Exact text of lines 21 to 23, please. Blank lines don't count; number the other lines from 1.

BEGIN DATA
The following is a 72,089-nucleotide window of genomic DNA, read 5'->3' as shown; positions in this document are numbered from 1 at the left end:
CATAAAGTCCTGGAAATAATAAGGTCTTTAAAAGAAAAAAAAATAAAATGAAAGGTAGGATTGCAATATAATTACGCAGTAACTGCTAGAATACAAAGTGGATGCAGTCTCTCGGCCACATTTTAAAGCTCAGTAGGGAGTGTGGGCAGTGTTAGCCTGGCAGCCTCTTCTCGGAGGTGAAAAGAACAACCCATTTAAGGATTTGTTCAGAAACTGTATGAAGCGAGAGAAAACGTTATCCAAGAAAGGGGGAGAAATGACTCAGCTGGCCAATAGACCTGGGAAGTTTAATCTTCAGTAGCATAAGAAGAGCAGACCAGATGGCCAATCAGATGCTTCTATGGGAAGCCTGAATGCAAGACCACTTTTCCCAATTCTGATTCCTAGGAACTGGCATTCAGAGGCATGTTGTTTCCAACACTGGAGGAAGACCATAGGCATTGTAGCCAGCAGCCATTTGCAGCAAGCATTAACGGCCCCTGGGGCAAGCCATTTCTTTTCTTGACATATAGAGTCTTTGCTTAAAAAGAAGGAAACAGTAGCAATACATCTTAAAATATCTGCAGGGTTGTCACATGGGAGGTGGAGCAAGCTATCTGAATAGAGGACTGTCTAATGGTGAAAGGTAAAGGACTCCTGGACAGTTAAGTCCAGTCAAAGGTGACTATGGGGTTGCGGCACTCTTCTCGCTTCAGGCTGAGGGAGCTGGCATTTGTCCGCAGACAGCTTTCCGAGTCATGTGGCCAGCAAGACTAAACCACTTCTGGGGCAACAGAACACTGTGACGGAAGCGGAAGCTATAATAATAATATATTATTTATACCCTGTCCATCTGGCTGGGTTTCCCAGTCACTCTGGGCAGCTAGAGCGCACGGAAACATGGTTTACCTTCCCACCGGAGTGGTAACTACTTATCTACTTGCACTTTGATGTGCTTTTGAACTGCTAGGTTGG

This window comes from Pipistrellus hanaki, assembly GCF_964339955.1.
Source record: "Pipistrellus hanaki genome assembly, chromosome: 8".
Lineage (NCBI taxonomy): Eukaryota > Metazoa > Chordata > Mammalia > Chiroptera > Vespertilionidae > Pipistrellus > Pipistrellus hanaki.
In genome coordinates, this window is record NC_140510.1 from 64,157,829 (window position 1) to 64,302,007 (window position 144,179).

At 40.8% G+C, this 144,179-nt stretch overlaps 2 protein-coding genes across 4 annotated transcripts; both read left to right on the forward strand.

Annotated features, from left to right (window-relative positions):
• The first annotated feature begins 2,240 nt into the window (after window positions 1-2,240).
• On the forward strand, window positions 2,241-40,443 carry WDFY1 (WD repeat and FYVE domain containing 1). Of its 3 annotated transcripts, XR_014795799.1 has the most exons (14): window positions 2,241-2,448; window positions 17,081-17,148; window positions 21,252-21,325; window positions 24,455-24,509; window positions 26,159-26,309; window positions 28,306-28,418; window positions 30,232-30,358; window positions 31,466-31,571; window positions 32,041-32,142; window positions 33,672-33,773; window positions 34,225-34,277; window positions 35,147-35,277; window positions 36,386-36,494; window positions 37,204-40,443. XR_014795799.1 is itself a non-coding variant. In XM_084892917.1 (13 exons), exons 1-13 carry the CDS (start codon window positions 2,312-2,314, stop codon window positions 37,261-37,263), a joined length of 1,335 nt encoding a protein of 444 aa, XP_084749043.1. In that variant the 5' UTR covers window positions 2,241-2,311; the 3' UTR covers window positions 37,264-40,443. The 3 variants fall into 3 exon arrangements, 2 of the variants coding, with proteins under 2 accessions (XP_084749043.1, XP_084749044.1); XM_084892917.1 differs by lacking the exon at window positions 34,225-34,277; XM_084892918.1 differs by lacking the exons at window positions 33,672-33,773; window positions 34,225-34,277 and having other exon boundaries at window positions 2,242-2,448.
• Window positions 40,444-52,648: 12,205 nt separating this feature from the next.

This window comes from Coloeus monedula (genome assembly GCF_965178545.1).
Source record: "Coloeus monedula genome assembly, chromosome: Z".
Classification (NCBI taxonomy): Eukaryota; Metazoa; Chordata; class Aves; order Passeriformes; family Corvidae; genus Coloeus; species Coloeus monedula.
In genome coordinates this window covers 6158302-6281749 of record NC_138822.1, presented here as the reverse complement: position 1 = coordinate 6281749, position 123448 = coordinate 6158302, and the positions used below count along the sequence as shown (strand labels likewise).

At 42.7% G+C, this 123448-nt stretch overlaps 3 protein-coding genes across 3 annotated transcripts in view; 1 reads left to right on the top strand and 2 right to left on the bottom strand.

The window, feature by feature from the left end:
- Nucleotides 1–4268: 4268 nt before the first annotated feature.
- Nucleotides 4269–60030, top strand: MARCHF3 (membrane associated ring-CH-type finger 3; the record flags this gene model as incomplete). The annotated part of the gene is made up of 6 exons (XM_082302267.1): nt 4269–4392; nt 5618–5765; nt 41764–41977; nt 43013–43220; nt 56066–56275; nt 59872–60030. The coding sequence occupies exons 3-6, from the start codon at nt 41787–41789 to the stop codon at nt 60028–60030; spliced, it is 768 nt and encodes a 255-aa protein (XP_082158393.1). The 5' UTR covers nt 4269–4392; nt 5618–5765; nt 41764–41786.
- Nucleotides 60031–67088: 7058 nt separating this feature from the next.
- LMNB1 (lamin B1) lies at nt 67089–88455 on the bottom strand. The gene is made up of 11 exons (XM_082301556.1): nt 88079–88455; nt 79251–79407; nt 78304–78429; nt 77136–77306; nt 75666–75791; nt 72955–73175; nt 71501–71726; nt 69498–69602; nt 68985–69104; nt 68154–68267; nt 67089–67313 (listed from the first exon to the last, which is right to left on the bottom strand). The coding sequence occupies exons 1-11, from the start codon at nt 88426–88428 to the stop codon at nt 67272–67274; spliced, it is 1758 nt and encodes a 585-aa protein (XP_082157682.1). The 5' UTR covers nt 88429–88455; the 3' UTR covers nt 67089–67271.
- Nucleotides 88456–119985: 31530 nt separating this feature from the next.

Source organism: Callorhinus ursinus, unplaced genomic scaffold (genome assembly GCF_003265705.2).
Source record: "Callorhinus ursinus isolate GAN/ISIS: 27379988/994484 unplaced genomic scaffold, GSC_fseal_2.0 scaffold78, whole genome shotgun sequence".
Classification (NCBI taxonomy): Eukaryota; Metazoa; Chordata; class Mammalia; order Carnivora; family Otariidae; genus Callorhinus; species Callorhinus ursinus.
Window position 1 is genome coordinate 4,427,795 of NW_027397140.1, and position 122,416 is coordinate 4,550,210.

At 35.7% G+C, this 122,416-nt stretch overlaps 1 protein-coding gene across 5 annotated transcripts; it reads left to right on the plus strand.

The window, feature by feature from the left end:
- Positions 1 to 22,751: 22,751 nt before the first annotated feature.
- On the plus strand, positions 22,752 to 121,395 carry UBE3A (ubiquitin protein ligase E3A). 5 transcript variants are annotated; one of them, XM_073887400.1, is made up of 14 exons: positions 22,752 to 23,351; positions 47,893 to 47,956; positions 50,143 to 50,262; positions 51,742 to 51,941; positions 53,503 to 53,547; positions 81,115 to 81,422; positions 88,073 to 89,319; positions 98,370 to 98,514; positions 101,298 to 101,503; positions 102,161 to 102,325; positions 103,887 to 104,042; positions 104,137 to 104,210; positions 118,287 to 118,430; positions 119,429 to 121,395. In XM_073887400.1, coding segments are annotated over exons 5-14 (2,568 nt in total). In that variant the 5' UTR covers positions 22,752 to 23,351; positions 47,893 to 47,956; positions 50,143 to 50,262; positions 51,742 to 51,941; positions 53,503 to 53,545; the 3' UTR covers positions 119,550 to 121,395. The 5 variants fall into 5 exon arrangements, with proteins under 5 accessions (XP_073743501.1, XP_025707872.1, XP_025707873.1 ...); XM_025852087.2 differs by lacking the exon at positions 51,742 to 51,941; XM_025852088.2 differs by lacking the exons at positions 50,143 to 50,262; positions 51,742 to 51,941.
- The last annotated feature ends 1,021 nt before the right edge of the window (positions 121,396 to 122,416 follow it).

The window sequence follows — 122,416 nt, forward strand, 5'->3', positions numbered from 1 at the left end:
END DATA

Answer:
- LMNB1 (lamin B1) lies at nt 67089–88455 on the bottom strand. The gene is made up of 11 exons (XM_082301556.1): nt 88079–88455; nt 79251–79407; nt 78304–78429; nt 77136–77306; nt 75666–75791; nt 72955–73175; nt 71501–71726; nt 69498–69602; nt 68985–69104; nt 68154–68267; nt 67089–67313 (listed from the first exon to the last, which is right to left on the bottom strand). The coding sequence occupies exons 1-11, from the start codon at nt 88426–88428 to the stop codon at nt 67272–67274; spliced, it is 1758 nt and encodes a 585-aa protein (XP_082157682.1). The 5' UTR covers nt 88429–88455; the 3' UTR covers nt 67089–67271.
- Nucleotides 88456–119985: 31530 nt separating this feature from the next.

Source organism: Callorhinus ursinus, unplaced genomic scaffold (genome assembly GCF_003265705.2).